Kukla's Korner Hockey
from Stephen Brunt of the Globe and Mail,
And then there’s the number that backs everything up: According to Dolan, 93 per cent of the NHL overall revenue (up from 91 per cent before the lockout) is generated by the teams, with only 7 per cent generated by the league.
That’s why the Toronto Maple Leafs are extremely well off, and the Predators are gasping for air. And that’s why, if the local Nashville deal falls through, it’s no real solution to move the team to another non-hockey market such as Kansas City — because it will have to sink or swim right there.
Even in the darkest days in Calgary, Edmonton and Ottawa — and Winnipeg and Quebec City — at least that was never an issue.
from Bruce MacLeod at Red Wings Corner,
Now the same people who had to turn people away at the ticket window have to figure a way to draw people in.
The franchise has been slow to react, but this game’s not over. It’ll be fun to watch the Red Wings try to become more fan friendly over the next few years.
more on the Wings ticket problems…
from Darren Dreger of TSN,
To correct that problem Reebok says it has developed a treatment that permits sweat to escape through the fibers, yet still manages to stay reasonably dry.
This new sweater is being shipped to teams around the league, with the Pittsburgh Penguins and Reebok’s spokesman Sidney Crosby likely to debut the modifications as early as Friday.
From Lisa Dillman at the LA Times,
Amusement park rides aren’t nearly as scary as the upper reaches of Pengrowth Saddledome, home of the Calgary Flames, which is why news that the team’s goal judges would be stationed in the thin air of the catwalk sounded like a bad joke.
So, Pluto was unavailable? Maybe they’re planning on playing U2’s “Vertigo” when a goal is scored. And just an idle thought, will these goal judges be given high-powered binoculars along with their official blazers at Thursday’s home opener? “It almost sounds laughable,” agreed Flames public relations assistant Sean Kelso.
continued… (*looking at various teams; may require free registration)
Tonight the NHL and Esquire Magazine celebrated the start of the 2007-08 season and the 10th anniversary of Hockey Fights Cancer with an all-star bash at Esquire North, a penthouse overlooking New York City’s Central Park.
Among those expected there were NHL Commissioner Gary Bettman, NHL Deputy Commissioner Bill Daly, Esquire Publisher and Vice President Kevin C. O’Malley New York Islanders head coach Ted Nolan, Hockey Hall of Famers Bobby Nystrom and Rod Gilbert, NHL great Willie O’Ree. Plus a host of players, including Mike Comrie, Rick DiPietro and Bill Guerin of the Islanders; Ryan Miller, Derek Roy and Paul Gaustad of the Buffalo Sabres; and others. The Stanley Cup also made a special appearance at the event.
Photos and more, below.
From Tarik El-Bashir in Wednesday’s Washington Post,
But as the NHL prepares to open season tonight—the third under the new collective bargaining agreement—some league executives and outside observers are again voicing concerns about the growing disparity between high- and low-revenue teams.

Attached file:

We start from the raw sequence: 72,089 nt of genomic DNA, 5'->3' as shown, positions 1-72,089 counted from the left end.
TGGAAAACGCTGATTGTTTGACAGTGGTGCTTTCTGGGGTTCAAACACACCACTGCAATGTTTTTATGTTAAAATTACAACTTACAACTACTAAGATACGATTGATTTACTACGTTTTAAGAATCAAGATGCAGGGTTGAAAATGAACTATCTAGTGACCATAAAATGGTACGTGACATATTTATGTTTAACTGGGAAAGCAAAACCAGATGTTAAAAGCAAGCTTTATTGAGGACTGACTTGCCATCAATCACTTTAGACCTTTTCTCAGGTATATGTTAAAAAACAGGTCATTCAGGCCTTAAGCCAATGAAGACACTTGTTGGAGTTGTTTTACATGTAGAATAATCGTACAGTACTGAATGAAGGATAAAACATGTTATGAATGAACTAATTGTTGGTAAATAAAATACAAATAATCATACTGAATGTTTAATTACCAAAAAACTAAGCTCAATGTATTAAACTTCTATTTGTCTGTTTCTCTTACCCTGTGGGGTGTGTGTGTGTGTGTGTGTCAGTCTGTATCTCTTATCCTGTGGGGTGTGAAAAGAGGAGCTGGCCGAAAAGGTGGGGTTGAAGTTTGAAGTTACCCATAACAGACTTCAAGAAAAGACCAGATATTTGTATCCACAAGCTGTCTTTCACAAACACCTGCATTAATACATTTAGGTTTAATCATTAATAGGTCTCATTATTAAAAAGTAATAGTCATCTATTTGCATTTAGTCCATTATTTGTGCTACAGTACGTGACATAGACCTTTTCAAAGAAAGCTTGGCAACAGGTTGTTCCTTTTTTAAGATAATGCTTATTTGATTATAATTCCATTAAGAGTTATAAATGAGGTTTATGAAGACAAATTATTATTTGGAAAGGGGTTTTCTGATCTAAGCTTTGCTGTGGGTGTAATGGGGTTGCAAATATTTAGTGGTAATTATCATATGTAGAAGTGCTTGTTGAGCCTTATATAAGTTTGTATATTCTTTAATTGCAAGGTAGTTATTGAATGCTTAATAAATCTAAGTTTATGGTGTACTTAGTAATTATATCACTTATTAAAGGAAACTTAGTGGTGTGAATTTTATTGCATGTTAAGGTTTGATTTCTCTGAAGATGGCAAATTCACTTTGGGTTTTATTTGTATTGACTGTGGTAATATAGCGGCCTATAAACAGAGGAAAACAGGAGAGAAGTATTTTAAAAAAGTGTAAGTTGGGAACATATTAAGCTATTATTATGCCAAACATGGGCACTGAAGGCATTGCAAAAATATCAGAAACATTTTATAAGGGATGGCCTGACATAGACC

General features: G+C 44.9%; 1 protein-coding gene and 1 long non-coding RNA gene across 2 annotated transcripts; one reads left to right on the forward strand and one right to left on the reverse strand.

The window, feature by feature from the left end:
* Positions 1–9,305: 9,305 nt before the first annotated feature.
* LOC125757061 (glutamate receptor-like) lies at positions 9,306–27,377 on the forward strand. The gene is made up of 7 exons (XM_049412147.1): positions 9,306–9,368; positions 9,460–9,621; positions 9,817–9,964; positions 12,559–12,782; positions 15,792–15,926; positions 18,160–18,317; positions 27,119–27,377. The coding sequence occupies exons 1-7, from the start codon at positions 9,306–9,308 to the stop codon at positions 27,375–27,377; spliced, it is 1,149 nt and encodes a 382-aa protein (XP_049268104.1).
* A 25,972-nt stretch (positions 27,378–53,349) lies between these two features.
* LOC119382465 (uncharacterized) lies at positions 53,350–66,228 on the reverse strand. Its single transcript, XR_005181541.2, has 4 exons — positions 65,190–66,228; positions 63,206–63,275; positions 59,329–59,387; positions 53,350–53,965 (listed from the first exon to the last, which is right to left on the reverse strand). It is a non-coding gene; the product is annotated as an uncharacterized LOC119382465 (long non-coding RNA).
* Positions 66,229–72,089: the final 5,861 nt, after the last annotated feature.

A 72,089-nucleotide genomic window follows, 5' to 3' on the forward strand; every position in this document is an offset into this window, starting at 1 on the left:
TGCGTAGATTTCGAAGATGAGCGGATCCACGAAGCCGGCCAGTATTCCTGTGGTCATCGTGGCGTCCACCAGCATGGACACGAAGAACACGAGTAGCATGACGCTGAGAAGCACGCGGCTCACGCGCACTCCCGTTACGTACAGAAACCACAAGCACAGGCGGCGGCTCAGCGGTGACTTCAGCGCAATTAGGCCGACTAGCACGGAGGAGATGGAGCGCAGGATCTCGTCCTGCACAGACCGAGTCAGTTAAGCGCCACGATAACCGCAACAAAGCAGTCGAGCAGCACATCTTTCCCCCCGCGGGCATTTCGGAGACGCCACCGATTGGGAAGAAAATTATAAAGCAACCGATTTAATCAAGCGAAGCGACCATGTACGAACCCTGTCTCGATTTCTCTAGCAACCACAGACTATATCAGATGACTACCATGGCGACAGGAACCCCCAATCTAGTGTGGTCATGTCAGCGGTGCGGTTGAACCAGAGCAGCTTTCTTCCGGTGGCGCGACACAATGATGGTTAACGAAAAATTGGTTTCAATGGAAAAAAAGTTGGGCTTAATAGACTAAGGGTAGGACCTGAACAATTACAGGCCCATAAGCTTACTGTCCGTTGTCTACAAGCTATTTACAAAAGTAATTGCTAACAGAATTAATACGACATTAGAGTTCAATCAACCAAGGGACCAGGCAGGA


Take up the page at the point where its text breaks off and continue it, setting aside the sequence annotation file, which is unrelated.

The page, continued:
Although the average player salary this season is expected to be about $1.8 million, which is what it was in 2003-04, the salary cap ceiling has grown to $50.3 million per team, an increase of nearly 30 percent in two years. The salary cap floor, meantime, is up to $34.3 million, substantially more than some clubs spent before the lockout that scuttled the 2004-05 season.
more… (*a detailed overview the NHL’s financial situation)
*may require free registration to read
Burke has been critical of some of the moves made by the Oilers this past off-season and did not mince words when talking about Lowe.
“If I had run my team into the sewer like that I wouldn’t throw a grenade at the other 29 teams and my own indirectly,” said Burke. “So I have no intention of speaking to him anytime soon.”
When Duthie asked what would happen if the Ducks needed to talk to the Oilers about a player late in the season Burke explained his assistant GM, Bob Murray would make the call.
more… (*Full interview about 3 minutes long. Follow the link to check out the video.)
From the AP via TSN,
The Blue Jackets could start the season without as many as three of their top veteran players.
The club announced Tuesday that defenceman Adam Foote, left winger Fredrik Modin and centre Michael Peca would be put on injured reserve. The Blue Jackets open their season on Friday night at home against the Stanley Cup champion Anaheim Ducks.
From T.C. Denault at Habs World,
This year’s preseason offered no shortage of stories. [...] Strangely, lost in the shuffle was Alexei Kovalev.
What makes this even stranger is that this upcoming season represents a make or break year for Alexei Kovalev. The time for excuses is past. Now beginning his third full year in Montreal, one could argue that Canadiens fans have yet to see the best of Kovalev.
It’s hard to argue that we haven’t seen the worst of Alexei Kovalev already.
From Steve Gorten at the Sun-Sentinel,
Jacques Martin has never publicly said, and probably never will, that trading Roberto Luongo was a mistake, despite how it shook the Panthers’ organization.
Martin ultimately gave his approval of the trade to then-General Manager Mike Keenan not because he wanted to — Luongo was the reason Martin chose to coach the Panthers instead of the Coyotes — but because he felt he had no other choice after contract negotiations with the star goalie grew too contentious.
So Martin, the coach, made do with Alex Auld and Ed Belfour in goal. In June, Martin, the general manager, made a major move to stabilize that position and this franchise: He traded three draft picks to the Nashville Predators for goalie Tomas Vokoun.
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